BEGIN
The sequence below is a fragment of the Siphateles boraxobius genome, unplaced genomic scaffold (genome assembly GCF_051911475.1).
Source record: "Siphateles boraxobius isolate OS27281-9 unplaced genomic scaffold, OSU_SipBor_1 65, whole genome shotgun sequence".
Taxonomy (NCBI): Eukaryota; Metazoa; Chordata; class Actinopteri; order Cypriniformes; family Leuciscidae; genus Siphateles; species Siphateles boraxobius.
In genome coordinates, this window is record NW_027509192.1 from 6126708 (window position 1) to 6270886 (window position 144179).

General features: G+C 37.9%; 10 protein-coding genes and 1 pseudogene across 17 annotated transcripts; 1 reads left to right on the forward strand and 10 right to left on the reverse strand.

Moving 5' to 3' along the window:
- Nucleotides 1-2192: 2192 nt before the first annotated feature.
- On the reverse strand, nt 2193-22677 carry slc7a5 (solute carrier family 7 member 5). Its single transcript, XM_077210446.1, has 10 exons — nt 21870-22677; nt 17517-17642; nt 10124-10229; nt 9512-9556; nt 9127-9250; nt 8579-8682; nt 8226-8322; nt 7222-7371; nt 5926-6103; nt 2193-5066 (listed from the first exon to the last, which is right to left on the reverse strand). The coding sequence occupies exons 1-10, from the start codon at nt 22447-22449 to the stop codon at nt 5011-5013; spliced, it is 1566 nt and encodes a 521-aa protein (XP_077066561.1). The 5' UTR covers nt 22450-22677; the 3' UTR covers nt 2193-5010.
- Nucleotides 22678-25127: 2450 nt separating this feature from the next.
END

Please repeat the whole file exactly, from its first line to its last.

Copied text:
The sequence below is a fragment of the Siphateles boraxobius genome, unplaced genomic scaffold (genome assembly GCF_051911475.1).
Source record: "Siphateles boraxobius isolate OS27281-9 unplaced genomic scaffold, OSU_SipBor_1 65, whole genome shotgun sequence".
Taxonomy (NCBI): Eukaryota; Metazoa; Chordata; class Actinopteri; order Cypriniformes; family Leuciscidae; genus Siphateles; species Siphateles boraxobius.
In genome coordinates, this window is record NW_027509192.1 from 6126708 (window position 1) to 6270886 (window position 144179).

General features: G+C 37.9%; 10 protein-coding genes and 1 pseudogene across 17 annotated transcripts; 1 reads left to right on the forward strand and 10 right to left on the reverse strand.

Moving 5' to 3' along the window:
- Nucleotides 1-2192: 2192 nt before the first annotated feature.
- On the reverse strand, nt 2193-22677 carry slc7a5 (solute carrier family 7 member 5). Its single transcript, XM_077210446.1, has 10 exons — nt 21870-22677; nt 17517-17642; nt 10124-10229; nt 9512-9556; nt 9127-9250; nt 8579-8682; nt 8226-8322; nt 7222-7371; nt 5926-6103; nt 2193-5066 (listed from the first exon to the last, which is right to left on the reverse strand). The coding sequence occupies exons 1-10, from the start codon at nt 22447-22449 to the stop codon at nt 5011-5013; spliced, it is 1566 nt and encodes a 521-aa protein (XP_077066561.1). The 5' UTR covers nt 22450-22677; the 3' UTR covers nt 2193-5010.
- Nucleotides 22678-25127: 2450 nt separating this feature from the next.